Sensory Information & Play Guide

Ribbon Ring 

While your baby is young, hold the ribbons above them and let them watch. As your baby’s grasp develops they will start to hold and feel the ribbons.
They are great for movement activities, they help the baby’s abilities of hand-eye coordination, concentration, grasping and exploring.
When they are older, children will twirl, shake, spin and wave these rainbow ribbon rings to make and learn about patterns. The flowing ribbons help children to understand cause and effect, also helping with development of gross motor skills.

Foil Blanket

Your little one will love exploring the different crunching and crinkling noises that the foil sheet makes whilst developing their visual skills as the light bounces off the material. Let your small baby enjoy exploring their body awareness as they kick their arms and legs around.


While your baby is young, they will enjoy the feel of the scarf against them. They will enjoy to see and feel the scarf floating in the air and in time they will start to see the colour.
As your baby grows you can play games with the scarf such as peek-a-boo.
You can use it as a prop within your sing songs such as ‘Five Little Men in a Flying Saucer’
Please be aware that the dye from the scarves can leak when they are wet. We recommend hand washing them before use to remove some excess dye. 
The scarves are UKCA tested by an UK lab and proven to be baby safe.


Introduce your little one to new textures by simply stroking the feather along your baby’s skin. The silky soft touch will really relax them.
As they develop their senses they may even smile as this as it starts to feel tickly which will then progress when your baby has found their little giggle.
This is NOT a toy and should be used by the caregiver for sensory stimulation only.

Maracas, Egg Shakers and Bells

Maracas and shakers make a sound when moved which is great for helping to develop their hearing skills. Babies love to grasp new things, play with them by shaking them and making noises.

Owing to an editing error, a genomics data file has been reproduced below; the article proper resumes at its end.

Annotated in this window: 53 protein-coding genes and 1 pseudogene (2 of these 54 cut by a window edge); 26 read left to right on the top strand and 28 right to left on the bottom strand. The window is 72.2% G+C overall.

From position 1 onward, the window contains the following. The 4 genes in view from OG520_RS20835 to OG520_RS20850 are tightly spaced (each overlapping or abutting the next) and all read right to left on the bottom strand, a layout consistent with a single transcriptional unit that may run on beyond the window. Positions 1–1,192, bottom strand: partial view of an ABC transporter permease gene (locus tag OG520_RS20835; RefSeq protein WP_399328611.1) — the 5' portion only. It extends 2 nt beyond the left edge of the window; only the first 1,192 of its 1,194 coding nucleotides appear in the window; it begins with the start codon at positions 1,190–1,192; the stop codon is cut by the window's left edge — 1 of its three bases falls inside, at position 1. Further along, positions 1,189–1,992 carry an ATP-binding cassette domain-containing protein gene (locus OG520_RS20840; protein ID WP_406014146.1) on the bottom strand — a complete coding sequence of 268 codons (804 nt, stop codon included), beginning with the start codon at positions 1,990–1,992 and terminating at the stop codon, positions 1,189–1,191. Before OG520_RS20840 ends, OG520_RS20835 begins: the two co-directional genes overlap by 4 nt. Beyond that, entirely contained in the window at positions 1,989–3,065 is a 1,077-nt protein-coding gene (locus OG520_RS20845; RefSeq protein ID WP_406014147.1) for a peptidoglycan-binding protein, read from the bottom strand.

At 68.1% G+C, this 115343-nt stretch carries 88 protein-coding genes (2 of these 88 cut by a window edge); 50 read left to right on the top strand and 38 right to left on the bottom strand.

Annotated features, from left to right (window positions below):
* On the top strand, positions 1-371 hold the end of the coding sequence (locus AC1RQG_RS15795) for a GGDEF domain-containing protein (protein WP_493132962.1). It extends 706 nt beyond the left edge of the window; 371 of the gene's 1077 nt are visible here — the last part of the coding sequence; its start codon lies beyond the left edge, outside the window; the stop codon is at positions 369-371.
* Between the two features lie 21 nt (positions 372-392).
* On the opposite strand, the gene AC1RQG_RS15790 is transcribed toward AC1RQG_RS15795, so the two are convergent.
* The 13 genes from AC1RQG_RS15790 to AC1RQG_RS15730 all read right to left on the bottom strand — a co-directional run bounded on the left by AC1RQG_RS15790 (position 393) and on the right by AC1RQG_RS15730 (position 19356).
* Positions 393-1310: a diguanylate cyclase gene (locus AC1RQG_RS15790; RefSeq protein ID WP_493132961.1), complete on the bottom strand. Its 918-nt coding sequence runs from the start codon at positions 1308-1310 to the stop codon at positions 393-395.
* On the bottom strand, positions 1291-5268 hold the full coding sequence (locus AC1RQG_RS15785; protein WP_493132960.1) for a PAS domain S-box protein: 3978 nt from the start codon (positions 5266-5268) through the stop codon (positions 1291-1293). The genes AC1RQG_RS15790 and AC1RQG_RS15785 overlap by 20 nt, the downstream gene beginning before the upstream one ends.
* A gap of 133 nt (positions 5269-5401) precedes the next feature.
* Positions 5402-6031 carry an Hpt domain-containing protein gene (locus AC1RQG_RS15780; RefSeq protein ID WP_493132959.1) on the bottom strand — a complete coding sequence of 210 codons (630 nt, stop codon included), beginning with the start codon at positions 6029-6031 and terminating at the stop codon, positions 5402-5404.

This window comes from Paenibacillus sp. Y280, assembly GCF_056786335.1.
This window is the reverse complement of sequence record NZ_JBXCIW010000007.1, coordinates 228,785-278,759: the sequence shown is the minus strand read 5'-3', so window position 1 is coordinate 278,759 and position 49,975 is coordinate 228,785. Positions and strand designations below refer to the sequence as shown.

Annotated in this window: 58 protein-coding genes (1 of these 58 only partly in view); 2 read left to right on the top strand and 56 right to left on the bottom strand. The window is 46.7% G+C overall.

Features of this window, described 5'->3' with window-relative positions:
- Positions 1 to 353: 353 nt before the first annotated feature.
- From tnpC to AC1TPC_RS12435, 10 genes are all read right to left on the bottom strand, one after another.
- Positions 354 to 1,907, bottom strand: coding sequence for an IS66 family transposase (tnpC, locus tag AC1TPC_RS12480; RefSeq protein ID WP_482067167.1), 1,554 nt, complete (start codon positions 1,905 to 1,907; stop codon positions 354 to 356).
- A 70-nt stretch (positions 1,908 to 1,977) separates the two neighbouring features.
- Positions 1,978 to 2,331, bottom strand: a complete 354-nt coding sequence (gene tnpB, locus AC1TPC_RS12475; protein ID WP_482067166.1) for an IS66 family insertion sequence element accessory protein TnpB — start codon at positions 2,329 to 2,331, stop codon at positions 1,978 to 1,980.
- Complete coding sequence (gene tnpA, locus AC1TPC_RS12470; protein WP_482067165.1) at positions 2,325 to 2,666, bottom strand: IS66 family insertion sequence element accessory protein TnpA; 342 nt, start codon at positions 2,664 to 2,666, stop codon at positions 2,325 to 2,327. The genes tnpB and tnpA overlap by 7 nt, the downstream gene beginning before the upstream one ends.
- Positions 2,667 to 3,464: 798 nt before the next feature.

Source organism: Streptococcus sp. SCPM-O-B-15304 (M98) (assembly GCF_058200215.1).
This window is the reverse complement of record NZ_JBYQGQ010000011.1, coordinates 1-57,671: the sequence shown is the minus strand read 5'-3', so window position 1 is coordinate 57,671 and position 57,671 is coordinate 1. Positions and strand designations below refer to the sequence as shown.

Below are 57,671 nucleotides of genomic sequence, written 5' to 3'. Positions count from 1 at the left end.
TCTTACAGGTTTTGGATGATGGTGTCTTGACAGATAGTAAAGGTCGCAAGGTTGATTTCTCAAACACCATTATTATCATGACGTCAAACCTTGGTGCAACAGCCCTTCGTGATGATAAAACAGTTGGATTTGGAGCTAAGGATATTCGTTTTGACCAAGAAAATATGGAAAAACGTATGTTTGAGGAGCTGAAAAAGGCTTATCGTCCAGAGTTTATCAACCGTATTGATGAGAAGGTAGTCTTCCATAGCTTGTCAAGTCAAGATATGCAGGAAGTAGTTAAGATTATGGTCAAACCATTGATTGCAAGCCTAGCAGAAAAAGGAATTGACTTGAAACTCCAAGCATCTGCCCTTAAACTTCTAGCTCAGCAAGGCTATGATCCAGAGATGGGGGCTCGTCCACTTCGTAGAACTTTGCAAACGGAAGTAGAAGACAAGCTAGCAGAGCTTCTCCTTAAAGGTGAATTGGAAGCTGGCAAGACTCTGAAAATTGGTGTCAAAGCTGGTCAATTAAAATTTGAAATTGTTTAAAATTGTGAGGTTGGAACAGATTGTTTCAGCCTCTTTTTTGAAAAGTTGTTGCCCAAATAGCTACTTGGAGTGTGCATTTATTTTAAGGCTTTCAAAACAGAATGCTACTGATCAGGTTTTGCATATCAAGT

Your baby will learn to reach out for the maraca and shake by themselves which promotes gross and fine motor skills as well as hand-eye coordination. They are a brilliant way to learn cause and effect - when they shake, they hear a sound.
You may even start their love of music and as your baby grows you will see a real enjoyment for these items.
Team with some nursery rhymes for some music class fun at home.

Light Up Spiky Ball

When your baby is ready for tummy time, put the ball out in front of them and they will love watching the lights. Especially if you lay them on the foil so the light bounces off the material.
As your baby’s grasp gets stronger they will love the feel of the ball as it’s texture is always a hit with sensory play.


Bubbles are such fun, they are not only loved by your baby or toddler but they are a wonderful way to encourage many areas of development and learning.
Your baby will love to watch them as they float through the air. Watch their facial expressions if a bubble pops close to them.
As your baby grows they will be amazed by the bubbles and will crawl to catch them or will reach to try and pop them.

High Contrast Cards

High contrast patterns allow your baby to focus clearly in an otherwise blurry world. Use these cards to help attract your baby's focus and attention during the first 3 months.
Hold the card around 20 - 25cm away from your baby's face, keep switching cards every 10-20 seconds and continue for 3-5 minutes.
You can use these during close cuddle learning, during tummy time and even while nappy changing.


Mirrors are a simple but great way to help your baby explore. Babies love looking at faces so mirror play is perfect for little ones!
By about 4 months they will be interested in mirror play, especially if you prop it in front of them during tummy time. A mirror can motivate your baby to lift their head and keep it up to have a look around.


They are not included for baby to play with but for them to watch as you play. Little ones love to watch a balloon float around the room. 
By simply laying your baby down to watch this they can practice eye tracking, and cause and effect.
Children can choke or suffocate on uninflated or broken balloons. Do not allow children to put balloons in their mouths. Adult supervision is required at all times with balloons. 

If you have any questions or would like more information please reach out! 
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Lucy x